Out with the old and in with the new. The new year that is. Today is the first day of 2012. The first day of a brand new year. And for a lot of us that means shaking off the cobwebs of 2011 and starting anew. In the U.S., it's a day to finalize those New Year's resolutions
(and hopefully come up with a plan for keeping them!), and for eating Hoppin' John
(at least in the South) whereas in the rest of the world, other traditions are followed.
Here's a look at some of the most interesting ways that folks celebrate the New Year around the globe:
Japan: Japanese tradition calls for a full week of preparations in advance of New Year's Day, or Oshogatsu. The house must be thoroughly cleaned, all debts must be paid, and all disagreements must be resolved and forgiven. Before midnight, 108 bells ring, to symbolize the elimination of 108 troubles. Thus, the Japanese start the year with a clean house, and no troubles, debts, or disagreements to contend with. The day after New Year’s is First Writing Day, when the Japanese write out their hopes and dreams for the new year.
Scotland: I was fortunate enough to be living in Scotland a few years ago where I experienced first-hand the event that is Hogmanay. This amazing celebration typically involves midnight parades, games, food, and more goodwill than you can generally pack into a town square. Another Scottish New Year's traditions is "first-footing," where neighbors visit each other shortly after midnight to impart New Year's wishes.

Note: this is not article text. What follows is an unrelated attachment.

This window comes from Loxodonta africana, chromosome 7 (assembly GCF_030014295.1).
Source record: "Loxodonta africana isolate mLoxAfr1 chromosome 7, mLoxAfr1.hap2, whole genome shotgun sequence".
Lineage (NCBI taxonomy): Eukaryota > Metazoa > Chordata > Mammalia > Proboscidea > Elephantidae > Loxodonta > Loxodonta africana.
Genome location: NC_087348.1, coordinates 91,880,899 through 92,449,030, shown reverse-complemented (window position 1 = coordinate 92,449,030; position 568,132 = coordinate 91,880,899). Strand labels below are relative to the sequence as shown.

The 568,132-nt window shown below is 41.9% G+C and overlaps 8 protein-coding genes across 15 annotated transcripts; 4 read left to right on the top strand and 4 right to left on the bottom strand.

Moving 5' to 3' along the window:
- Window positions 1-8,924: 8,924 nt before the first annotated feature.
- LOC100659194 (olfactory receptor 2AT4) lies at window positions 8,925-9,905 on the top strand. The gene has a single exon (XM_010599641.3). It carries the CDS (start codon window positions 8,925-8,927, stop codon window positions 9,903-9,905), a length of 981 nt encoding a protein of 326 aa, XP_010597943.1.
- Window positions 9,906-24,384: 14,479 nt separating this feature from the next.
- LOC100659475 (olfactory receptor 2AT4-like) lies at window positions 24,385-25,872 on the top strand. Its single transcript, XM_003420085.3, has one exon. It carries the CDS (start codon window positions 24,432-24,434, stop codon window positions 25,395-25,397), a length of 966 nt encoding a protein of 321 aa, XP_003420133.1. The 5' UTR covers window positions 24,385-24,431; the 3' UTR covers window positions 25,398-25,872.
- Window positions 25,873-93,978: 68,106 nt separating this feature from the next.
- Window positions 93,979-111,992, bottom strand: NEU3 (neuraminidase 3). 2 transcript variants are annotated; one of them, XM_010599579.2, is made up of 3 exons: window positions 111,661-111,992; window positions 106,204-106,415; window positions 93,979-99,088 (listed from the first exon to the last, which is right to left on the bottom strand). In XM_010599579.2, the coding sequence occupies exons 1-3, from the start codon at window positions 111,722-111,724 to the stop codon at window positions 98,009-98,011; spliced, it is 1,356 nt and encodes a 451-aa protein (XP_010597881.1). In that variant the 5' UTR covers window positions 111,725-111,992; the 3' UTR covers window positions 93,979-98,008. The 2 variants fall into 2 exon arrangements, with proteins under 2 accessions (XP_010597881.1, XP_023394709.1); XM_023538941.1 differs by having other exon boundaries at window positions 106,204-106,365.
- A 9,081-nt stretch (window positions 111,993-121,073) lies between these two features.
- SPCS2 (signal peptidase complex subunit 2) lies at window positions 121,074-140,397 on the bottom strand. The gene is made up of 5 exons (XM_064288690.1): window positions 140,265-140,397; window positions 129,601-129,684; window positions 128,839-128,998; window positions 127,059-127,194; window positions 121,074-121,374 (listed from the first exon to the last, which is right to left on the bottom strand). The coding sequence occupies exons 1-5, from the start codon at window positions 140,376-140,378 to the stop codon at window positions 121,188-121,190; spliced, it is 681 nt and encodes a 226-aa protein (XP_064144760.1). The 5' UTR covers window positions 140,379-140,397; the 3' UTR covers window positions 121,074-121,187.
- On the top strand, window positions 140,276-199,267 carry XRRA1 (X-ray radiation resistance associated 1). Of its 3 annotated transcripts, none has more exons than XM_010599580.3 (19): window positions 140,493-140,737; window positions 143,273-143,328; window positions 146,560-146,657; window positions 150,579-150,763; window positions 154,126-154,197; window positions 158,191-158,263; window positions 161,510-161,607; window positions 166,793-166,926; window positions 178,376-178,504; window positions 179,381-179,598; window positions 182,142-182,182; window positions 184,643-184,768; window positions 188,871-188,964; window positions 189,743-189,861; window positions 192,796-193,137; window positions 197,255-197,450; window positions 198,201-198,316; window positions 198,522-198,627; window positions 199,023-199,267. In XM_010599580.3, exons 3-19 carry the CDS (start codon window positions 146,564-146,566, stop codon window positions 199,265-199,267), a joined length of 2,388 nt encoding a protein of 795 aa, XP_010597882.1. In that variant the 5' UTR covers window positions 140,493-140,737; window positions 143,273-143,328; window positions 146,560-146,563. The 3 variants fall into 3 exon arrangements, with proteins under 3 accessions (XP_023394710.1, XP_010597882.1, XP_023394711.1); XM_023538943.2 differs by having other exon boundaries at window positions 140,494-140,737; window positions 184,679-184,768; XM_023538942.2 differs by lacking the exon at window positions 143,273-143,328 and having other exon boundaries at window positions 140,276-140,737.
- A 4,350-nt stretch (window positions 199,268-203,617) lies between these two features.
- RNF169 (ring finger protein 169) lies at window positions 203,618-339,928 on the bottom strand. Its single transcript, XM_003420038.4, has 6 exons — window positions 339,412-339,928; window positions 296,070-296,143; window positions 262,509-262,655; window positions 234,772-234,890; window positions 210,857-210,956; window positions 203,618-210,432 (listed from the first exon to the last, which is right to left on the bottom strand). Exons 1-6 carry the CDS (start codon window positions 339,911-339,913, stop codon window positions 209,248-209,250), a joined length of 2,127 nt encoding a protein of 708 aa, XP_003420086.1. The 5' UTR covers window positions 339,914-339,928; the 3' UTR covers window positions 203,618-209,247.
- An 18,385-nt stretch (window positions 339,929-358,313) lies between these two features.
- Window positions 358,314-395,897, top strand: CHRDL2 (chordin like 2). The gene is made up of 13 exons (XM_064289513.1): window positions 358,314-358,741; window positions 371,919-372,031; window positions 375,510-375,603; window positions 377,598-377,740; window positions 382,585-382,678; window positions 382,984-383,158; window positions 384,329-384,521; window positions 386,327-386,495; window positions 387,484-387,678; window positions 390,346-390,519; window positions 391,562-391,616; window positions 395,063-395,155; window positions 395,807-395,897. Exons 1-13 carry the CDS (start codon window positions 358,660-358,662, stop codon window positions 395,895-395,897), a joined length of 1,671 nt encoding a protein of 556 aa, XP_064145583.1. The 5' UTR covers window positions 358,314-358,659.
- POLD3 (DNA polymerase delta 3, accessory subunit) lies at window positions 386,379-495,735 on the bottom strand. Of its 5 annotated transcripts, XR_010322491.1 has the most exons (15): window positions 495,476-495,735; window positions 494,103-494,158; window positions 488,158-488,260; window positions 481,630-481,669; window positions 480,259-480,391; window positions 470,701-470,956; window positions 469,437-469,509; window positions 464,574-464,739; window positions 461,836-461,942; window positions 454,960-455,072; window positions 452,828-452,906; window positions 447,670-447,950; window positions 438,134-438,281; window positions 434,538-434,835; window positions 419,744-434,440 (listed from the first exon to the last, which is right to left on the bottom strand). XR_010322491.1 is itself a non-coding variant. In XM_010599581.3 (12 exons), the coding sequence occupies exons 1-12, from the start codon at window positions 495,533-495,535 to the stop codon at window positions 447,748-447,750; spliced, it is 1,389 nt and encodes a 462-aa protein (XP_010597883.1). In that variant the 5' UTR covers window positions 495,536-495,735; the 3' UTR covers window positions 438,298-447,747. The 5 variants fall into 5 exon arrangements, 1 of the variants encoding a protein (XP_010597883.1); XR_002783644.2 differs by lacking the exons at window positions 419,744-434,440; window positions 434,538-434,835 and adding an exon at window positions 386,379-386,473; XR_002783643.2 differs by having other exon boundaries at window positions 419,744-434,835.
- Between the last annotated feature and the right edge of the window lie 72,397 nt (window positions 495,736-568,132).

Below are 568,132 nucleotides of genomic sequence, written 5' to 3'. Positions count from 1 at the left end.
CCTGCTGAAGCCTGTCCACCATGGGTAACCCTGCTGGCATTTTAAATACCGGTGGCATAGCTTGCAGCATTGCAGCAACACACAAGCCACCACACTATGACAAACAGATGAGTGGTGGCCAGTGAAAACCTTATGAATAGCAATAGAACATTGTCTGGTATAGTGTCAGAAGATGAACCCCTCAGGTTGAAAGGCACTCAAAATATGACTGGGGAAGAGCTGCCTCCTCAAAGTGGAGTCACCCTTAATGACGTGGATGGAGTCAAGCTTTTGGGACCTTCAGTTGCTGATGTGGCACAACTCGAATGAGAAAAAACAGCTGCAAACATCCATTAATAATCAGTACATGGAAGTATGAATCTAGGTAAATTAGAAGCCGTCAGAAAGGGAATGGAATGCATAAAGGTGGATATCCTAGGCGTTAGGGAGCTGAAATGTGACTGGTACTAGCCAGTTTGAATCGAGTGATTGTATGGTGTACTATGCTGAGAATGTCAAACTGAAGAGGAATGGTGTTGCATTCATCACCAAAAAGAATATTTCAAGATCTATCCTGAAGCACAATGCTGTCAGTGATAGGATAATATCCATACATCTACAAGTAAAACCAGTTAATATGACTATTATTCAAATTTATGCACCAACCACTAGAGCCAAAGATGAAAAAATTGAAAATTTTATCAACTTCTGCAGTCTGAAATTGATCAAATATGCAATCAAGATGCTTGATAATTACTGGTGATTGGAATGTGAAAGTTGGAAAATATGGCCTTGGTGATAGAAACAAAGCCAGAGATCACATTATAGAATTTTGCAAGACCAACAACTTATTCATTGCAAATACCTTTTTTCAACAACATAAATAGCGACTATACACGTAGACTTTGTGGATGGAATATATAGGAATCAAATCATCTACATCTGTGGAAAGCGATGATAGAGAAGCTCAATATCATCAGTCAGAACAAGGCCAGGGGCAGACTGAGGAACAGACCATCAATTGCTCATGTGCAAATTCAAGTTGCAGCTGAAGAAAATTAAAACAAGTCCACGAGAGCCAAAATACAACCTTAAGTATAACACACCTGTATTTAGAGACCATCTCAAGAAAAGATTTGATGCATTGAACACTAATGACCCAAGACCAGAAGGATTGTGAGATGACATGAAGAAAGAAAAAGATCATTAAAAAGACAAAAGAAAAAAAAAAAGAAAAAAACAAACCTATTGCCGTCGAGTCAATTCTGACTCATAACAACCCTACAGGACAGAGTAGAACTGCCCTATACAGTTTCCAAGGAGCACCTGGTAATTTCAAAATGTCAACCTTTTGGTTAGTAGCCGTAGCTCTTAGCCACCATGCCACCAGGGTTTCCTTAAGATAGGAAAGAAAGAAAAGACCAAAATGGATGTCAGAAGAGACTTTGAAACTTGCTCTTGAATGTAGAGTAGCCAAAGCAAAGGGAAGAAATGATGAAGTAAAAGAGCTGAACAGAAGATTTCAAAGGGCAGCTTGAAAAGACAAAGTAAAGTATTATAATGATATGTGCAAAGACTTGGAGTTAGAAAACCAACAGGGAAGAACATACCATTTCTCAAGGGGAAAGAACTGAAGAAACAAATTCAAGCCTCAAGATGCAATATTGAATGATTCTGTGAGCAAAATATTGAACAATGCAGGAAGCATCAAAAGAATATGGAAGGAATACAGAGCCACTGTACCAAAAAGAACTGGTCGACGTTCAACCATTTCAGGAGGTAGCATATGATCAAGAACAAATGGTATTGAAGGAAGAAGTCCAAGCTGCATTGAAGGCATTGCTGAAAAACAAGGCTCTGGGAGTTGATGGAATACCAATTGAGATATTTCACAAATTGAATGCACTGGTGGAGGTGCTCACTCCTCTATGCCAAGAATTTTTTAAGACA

Spain: The Spanish ritual on New Year's eve is to eat twelve grapes at midnight. The tradition is meant to bring twelve months of luck and happiness in the coming year.
The Netherlands: The Dutch burn bonfires of Christmas trees on the street on New Year's Eve as a way to purge the old and welcome the new.
Greece: In Greece, New Year's day is also the Festival of St. Basil, one of the founders of the Greek Orthodox Church. The celebrations include Vasilopitta, or St Basil's cake which is an almond cake with a silver or gold coin baked inside. Whoever finds the coin in their piece of cake will have extra good luck in the coming year.
Philippines: Food, family, and friends make up traditional New Year's celebrations in the Philippines, but there is a twist. The custom on this day is to wear clothes with circular patterns like polka dots, as it is believed that circles attract money and fortune. For the same reason, many circular fruits are served on New Year's Day. Other traditions include throwing coins at the stroke of midnight to increase wealth for the coming year and jumping up high which is believed to cause a growth spurt.